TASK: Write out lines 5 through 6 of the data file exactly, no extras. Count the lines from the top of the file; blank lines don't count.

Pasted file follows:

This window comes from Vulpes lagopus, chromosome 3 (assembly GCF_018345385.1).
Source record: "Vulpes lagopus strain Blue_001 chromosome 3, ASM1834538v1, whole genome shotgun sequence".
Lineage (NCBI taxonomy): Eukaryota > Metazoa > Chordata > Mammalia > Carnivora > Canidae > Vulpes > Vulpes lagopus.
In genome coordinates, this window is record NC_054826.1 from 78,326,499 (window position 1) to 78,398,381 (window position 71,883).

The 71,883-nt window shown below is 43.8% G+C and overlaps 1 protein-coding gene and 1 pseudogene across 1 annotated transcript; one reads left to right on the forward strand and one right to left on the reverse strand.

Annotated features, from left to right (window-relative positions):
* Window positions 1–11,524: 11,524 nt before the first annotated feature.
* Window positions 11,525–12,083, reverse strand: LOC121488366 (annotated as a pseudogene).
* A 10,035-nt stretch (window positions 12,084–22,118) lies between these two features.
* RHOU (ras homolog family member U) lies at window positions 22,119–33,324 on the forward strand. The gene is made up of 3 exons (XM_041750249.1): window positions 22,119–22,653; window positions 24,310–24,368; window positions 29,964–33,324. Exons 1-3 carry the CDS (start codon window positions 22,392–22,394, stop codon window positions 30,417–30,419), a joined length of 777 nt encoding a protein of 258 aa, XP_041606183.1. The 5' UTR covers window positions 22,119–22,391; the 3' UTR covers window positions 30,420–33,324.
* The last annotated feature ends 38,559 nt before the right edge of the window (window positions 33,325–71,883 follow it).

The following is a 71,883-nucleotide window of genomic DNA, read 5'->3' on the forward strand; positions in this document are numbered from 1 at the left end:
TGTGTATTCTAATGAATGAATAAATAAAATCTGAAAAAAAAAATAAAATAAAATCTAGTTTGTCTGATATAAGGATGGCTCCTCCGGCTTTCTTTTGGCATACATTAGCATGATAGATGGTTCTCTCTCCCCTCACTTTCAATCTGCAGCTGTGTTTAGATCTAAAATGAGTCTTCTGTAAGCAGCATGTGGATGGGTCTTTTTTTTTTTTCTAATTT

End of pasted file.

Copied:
The 71,883-nt window shown below is 43.8% G+C and overlaps 1 protein-coding gene and 1 pseudogene across 1 annotated transcript; one reads left to right on the forward strand and one right to left on the reverse strand.

Annotated features, from left to right (window-relative positions):